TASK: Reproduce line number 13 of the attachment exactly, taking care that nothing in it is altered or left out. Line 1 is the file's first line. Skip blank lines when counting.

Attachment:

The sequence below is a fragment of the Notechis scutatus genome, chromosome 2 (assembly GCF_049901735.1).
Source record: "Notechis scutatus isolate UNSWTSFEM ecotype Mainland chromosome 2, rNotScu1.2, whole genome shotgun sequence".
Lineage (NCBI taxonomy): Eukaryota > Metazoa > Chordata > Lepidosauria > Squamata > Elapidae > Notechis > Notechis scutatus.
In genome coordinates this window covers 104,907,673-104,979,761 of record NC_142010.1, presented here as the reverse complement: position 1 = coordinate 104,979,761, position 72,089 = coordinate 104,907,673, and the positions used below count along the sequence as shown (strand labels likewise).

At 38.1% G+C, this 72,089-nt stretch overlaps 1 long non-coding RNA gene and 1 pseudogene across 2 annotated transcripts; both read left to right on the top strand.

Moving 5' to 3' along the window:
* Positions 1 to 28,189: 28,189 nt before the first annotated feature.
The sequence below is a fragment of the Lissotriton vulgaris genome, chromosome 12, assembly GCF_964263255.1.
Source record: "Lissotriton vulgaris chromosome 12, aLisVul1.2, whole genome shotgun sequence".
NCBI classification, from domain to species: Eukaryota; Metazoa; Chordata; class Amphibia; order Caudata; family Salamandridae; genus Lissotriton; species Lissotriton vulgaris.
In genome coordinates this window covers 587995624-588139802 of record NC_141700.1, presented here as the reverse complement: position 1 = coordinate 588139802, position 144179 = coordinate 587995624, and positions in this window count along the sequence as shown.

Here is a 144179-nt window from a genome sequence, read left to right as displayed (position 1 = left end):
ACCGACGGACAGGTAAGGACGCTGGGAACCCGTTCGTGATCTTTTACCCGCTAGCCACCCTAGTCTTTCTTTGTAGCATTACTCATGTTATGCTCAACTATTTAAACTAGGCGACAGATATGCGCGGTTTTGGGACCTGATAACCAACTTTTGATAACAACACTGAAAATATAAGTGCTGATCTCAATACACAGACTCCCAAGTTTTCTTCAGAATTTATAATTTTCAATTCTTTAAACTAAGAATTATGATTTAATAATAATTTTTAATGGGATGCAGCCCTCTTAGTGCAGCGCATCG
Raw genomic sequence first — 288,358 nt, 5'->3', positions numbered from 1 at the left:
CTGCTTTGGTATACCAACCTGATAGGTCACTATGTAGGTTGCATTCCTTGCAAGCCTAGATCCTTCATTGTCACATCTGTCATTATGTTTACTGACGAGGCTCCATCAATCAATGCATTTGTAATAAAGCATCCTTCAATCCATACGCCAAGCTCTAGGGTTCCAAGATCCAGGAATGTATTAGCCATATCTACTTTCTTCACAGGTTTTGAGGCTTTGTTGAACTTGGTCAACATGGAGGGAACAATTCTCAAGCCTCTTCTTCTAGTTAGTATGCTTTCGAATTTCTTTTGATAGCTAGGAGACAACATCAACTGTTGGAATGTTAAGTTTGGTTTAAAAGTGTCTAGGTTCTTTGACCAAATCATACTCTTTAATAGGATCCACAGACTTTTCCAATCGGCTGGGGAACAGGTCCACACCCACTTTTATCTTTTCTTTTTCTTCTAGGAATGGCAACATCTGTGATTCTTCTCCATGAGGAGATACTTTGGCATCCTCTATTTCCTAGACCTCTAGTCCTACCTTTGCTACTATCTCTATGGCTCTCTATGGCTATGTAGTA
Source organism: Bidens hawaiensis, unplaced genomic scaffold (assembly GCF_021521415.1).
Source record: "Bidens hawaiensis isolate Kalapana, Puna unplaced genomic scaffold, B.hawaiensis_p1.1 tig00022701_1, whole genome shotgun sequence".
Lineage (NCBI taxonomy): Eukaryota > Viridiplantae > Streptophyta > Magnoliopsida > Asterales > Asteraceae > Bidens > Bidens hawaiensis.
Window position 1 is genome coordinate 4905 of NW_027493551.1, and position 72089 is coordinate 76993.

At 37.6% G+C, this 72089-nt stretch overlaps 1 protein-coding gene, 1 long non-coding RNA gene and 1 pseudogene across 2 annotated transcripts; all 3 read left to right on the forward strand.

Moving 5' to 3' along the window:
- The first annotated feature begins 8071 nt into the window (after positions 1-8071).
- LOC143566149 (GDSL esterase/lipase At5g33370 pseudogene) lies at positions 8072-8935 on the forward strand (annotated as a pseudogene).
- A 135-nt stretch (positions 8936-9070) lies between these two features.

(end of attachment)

ACCGACGGACAGGTAAGGACGCTGGGAACCCGTTCGTGATCTTTTACCCGCTAGCCACCCTAGTCTTTCTTTGTAGCATTACTCATGTTATGCTCAACTATTTAAACTAGGCGACAGATATGCGCGGTTTTGGGACCTGATAACCAACTTTTGATAACAACACTGAAAATATAAGTGCTGATCTCAATACACAGACTCCCAAGTTTTCTTCAGAATTTATAATTTTCAATTCTTTAAACTAAGAATTATGATTTAATAATAATTTTTAATGGGATGCAGCCCTCTTAGTGCAGCGCATCG